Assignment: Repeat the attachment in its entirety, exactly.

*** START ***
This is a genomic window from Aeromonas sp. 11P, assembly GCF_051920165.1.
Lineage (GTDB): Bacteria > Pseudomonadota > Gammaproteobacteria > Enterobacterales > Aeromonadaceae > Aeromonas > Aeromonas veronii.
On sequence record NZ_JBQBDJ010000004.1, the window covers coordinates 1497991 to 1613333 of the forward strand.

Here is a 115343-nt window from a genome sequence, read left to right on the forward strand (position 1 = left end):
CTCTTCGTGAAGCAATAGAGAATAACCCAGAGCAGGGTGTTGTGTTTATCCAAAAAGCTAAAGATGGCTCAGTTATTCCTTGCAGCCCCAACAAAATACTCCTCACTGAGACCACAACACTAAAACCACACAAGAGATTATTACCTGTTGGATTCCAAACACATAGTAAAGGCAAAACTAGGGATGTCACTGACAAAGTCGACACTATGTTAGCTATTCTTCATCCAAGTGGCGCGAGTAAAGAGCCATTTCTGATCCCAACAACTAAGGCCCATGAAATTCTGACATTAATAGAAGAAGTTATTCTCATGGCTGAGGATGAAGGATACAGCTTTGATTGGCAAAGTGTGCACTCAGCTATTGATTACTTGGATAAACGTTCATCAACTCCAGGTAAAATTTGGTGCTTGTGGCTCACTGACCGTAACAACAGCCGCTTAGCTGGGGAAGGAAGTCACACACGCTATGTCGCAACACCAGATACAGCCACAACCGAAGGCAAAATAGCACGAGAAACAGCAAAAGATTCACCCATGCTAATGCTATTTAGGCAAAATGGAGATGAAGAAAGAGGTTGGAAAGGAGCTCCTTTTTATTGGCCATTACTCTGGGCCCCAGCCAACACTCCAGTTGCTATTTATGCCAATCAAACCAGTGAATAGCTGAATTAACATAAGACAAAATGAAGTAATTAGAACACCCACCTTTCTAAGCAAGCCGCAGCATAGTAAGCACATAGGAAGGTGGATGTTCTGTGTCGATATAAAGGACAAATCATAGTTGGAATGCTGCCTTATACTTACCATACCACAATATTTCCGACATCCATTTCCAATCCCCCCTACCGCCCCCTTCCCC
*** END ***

This is a genomic window from Aeromonas sp. 11P, assembly GCF_051920165.1.
Lineage (GTDB): Bacteria > Pseudomonadota > Gammaproteobacteria > Enterobacterales > Aeromonadaceae > Aeromonas > Aeromonas veronii.
On sequence record NZ_JBQBDJ010000004.1, the window covers coordinates 1497991 to 1613333 of the forward strand.

Here is a 115343-nt window from a genome sequence, read left to right on the forward strand (position 1 = left end):
CTCTTCGTGAAGCAATAGAGAATAACCCAGAGCAGGGTGTTGTGTTTATCCAAAAAGCTAAAGATGGCTCAGTTATTCCTTGCAGCCCCAACAAAATACTCCTCACTGAGACCACAACACTAAAACCACACAAGAGATTATTACCTGTTGGATTCCAAACACATAGTAAAGGCAAAACTAGGGATGTCACTGACAAAGTCGACACTATGTTAGCTATTCTTCATCCAAGTGGCGCGAGTAAAGAGCCATTTCTGATCCCAACAACTAAGGCCCATGAAATTCTGACATTAATAGAAGAAGTTATTCTCATGGCTGAGGATGAAGGATACAGCTTTGATTGGCAAAGTGTGCACTCAGCTATTGATTACTTGGATAAACGTTCATCAACTCCAGGTAAAATTTGGTGCTTGTGGCTCACTGACCGTAACAACAGCCGCTTAGCTGGGGAAGGAAGTCACACACGCTATGTCGCAACACCAGATACAGCCACAACCGAAGGCAAAATAGCACGAGAAACAGCAAAAGATTCACCCATGCTAATGCTATTTAGGCAAAATGGAGATGAAGAAAGAGGTTGGAAAGGAGCTCCTTTTTATTGGCCATTACTCTGGGCCCCAGCCAACACTCCAGTTGCTATTTATGCCAATCAAACCAGTGAATAGCTGAATTAACATAAGACAAAATGAAGTAATTAGAACACCCACCTTTCTAAGCAAGCCGCAGCATAGTAAGCACATAGGAAGGTGGATGTTCTGTGTCGATATAAAGGACAAATCATAGTTGGAATGCTGCCTTATACTTACCATACCACAATATTTCCGACATCCATTTCCAATCCCCCCTACCGCCCCCTTCCCC